The future is now for these four vet med leaders

Four of the most inspiring voices in vet med talk to Central Line: The AAHA Podcast about what it really means to “be positive” and take a team approach to wellbeing.

These four guests, who sat down with us at Connexity 2022 and are featured on the September 27, 2022, episode of Central Line: The AAHA Podcast, are humble, kind, and optimistic— but most of all, they’re real. They’re making waves in veterinary medicine by bringing principles of positive psychology, servant leadership, and radical candor to their own practices and those they work with. Getting them together for a conversation made our week, so we had to share an excerpt with you—but it’s worth checking out the whole episode. Find it at, YouTube, or wherever you get your podcasts.  


  • Michael Shirley – Family Pet Health in Murfreesboro, TN, moderator/creator of the Veterinary Leadership Book Club on Facebook 
  • Josh Vaisman, MAPPCP (PgD) – Flourish Veterinary Consulting  
  • Alyssa Mages, CVT – co-founder of Empowering Veterinary Teams 
  • Phil Richmond, DVM, CAPP, CPPC, CPHSA, CCFP – Chief Medical and Wellbeing Officer for Veterinary United, founder and CEO of Flourishing Phoenix Veterinary Consultants, chief chair of the FVMA wellbeing committee 

Hosted by Katie Berlin, DVM 

Katie Berlin: There’s a certain energy that you feel from somebody, where, you know when you’re talking to them and you’re in a conversation and they make you feel like you are the only person in the world that matters to them at that moment. And that is common to all of you.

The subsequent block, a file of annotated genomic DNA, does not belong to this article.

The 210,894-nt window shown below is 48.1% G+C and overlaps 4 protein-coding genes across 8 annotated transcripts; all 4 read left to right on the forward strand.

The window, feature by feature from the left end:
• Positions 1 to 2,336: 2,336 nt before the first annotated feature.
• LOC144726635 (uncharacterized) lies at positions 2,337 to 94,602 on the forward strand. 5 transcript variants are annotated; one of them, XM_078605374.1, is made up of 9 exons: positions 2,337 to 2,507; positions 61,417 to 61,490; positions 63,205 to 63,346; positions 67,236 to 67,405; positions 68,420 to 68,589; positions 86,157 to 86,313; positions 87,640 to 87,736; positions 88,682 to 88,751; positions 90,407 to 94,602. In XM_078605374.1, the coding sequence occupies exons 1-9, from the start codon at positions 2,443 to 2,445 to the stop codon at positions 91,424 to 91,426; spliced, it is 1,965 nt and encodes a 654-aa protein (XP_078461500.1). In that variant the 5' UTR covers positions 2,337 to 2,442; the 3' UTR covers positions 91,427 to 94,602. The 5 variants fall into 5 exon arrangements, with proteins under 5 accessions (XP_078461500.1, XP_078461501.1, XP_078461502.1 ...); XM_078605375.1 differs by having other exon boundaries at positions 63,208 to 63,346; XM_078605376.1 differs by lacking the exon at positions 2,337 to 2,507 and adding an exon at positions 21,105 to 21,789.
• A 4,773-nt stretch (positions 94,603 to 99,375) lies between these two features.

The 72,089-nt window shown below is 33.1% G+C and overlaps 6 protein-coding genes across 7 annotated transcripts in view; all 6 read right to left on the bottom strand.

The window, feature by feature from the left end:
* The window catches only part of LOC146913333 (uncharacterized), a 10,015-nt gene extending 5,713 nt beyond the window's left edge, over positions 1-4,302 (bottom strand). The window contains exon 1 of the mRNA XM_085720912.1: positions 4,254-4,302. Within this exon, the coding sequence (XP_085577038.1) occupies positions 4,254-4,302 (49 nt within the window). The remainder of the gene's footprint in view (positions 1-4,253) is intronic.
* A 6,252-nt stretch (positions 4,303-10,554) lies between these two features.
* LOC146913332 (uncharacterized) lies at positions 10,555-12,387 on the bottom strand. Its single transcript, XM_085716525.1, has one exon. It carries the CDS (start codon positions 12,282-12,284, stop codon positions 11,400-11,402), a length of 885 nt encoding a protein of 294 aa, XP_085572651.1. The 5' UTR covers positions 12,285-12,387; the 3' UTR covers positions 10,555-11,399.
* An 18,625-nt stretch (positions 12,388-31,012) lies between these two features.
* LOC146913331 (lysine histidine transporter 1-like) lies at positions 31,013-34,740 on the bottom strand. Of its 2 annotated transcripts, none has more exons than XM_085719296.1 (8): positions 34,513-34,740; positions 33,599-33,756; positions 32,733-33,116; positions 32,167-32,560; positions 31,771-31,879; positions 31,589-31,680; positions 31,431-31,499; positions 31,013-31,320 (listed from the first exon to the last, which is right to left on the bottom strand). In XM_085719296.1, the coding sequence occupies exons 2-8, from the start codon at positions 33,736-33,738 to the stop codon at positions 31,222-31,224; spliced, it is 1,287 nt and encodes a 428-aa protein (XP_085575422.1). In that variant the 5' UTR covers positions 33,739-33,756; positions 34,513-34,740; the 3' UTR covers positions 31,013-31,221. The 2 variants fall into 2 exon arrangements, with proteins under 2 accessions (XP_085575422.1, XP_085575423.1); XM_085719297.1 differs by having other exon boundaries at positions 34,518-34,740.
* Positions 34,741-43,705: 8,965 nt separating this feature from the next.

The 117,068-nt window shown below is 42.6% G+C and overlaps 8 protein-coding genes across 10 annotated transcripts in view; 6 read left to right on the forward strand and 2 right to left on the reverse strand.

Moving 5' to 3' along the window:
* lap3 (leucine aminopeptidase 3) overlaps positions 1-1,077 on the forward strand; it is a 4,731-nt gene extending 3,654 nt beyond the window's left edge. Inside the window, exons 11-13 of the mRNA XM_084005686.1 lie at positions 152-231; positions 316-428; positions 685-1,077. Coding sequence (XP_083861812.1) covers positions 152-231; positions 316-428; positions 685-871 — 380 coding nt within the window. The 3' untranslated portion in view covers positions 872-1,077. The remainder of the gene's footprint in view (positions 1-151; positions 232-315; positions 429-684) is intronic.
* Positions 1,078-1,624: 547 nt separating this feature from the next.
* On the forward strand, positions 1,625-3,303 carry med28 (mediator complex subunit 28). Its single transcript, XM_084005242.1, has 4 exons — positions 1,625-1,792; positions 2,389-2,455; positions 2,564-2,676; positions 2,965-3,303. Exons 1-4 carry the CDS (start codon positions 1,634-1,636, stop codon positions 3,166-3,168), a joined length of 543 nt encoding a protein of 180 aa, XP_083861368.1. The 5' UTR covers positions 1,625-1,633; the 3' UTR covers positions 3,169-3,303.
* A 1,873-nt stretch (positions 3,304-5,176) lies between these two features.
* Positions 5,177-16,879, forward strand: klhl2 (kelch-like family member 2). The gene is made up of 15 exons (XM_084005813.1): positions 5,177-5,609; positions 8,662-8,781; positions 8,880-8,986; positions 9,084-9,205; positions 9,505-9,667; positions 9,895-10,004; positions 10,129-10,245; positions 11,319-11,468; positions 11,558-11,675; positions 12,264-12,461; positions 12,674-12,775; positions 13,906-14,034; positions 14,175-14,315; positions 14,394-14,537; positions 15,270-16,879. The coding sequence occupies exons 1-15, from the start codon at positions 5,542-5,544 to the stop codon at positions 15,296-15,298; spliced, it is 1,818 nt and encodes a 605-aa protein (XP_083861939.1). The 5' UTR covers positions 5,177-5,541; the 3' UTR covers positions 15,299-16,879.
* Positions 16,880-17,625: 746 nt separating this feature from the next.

I really want to hear what you guys think about this, because the theme of this conference is “Create a Better World,” and I can’t think of better people to talk about what that better world might look like. 

Michael Shirley: So my wife and I own a small-animal hospital in Tennessee. And we require everyone that, before they can interview at our hospital, they have to read a book called The Energy Bus by John Gordon. And it’s 10 rules for infusing positivity into your life and the way that you frame it. And if people don’t read the book, they don’t get to come in for an interview. But rule number 1 is that you are the driver of your own bus.  

I’m excited to be beside these folks because they’re my favorite speakers in vet med, and I’m naturally drawn to the message that they have about positivity and workplace culture and how you take care of people. And then those people can take care of your clients and your patients. That’s worked really well for us—we’re almost five years in, and that has not failed. So I would encourage everybody to read that book, because when you wake up every morning, you have to realize, “I’m in charge of where I’m going today.” I can’t be in charge of what happens to me, but I can be in charge of my response to those things. 

Alyssa Mages: And I love that; that’s a really important differential, how you respond versus how you react.